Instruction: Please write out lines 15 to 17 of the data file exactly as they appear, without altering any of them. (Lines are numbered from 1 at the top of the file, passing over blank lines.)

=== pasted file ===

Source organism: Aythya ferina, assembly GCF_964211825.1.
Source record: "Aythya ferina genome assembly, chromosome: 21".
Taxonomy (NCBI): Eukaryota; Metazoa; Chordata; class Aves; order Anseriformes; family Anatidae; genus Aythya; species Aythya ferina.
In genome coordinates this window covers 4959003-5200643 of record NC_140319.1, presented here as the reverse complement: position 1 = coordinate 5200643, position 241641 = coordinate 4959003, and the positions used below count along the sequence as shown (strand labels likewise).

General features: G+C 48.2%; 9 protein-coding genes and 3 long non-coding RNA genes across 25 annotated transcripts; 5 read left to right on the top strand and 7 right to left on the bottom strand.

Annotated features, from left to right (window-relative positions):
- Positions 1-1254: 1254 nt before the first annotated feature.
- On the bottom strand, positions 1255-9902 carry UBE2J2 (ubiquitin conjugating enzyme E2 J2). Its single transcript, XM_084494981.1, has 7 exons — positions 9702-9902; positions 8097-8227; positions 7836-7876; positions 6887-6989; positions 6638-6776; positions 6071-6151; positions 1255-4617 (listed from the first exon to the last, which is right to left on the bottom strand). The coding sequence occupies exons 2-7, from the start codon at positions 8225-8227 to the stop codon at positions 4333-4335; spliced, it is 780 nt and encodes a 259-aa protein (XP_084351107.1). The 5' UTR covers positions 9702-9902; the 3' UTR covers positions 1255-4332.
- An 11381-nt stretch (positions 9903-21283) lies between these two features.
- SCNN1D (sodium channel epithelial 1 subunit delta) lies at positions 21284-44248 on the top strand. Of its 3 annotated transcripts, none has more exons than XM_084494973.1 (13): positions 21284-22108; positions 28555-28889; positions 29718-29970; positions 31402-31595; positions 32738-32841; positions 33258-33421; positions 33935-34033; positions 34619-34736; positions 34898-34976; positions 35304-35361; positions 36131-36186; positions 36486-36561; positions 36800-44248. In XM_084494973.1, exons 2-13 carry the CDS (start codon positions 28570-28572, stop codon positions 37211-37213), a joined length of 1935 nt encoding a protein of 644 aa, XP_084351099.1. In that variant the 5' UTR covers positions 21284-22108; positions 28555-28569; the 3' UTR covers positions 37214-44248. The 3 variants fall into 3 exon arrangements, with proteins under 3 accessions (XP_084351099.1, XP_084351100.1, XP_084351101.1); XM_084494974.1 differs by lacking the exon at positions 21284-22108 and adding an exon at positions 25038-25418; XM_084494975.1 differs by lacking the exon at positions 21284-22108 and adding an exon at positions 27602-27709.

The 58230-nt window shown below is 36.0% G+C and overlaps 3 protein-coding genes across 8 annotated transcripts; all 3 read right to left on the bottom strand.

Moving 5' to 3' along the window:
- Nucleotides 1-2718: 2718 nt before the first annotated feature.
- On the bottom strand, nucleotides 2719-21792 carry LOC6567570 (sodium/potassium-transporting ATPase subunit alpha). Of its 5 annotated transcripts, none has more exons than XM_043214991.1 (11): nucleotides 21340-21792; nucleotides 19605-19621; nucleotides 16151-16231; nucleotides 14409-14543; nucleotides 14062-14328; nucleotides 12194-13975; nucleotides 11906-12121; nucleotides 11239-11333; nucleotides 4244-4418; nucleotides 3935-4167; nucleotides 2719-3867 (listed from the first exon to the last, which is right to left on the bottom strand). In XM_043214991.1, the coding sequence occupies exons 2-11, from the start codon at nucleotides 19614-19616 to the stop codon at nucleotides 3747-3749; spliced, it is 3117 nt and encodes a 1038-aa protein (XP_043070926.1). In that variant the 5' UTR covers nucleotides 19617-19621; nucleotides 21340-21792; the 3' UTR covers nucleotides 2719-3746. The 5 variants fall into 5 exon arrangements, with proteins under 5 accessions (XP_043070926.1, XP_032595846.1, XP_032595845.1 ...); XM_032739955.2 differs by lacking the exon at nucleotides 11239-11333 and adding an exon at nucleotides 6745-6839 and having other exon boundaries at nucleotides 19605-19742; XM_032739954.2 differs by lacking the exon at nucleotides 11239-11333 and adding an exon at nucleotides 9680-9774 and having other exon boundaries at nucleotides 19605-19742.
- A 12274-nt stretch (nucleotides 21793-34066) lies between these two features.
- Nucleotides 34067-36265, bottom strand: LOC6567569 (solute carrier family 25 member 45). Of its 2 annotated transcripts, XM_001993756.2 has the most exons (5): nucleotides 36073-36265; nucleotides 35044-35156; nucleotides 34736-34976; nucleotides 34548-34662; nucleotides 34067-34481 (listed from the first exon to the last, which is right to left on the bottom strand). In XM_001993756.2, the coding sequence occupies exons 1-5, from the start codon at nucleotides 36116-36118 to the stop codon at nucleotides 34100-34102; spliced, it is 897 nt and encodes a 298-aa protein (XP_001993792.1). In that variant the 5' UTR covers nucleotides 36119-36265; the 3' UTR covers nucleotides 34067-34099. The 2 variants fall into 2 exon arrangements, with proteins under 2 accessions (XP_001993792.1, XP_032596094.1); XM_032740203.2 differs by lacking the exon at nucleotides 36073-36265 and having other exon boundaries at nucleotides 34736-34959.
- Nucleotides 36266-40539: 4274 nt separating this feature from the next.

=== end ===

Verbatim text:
- A 12274-nt stretch (nucleotides 21793-34066) lies between these two features.
- Nucleotides 34067-36265, bottom strand: LOC6567569 (solute carrier family 25 member 45). Of its 2 annotated transcripts, XM_001993756.2 has the most exons (5): nucleotides 36073-36265; nucleotides 35044-35156; nucleotides 34736-34976; nucleotides 34548-34662; nucleotides 34067-34481 (listed from the first exon to the last, which is right to left on the bottom strand). In XM_001993756.2, the coding sequence occupies exons 1-5, from the start codon at nucleotides 36116-36118 to the stop codon at nucleotides 34100-34102; spliced, it is 897 nt and encodes a 298-aa protein (XP_001993792.1). In that variant the 5' UTR covers nucleotides 36119-36265; the 3' UTR covers nucleotides 34067-34099. The 2 variants fall into 2 exon arrangements, with proteins under 2 accessions (XP_001993792.1, XP_032596094.1); XM_032740203.2 differs by lacking the exon at nucleotides 36073-36265 and having other exon boundaries at nucleotides 34736-34959.
- Nucleotides 36266-40539: 4274 nt separating this feature from the next.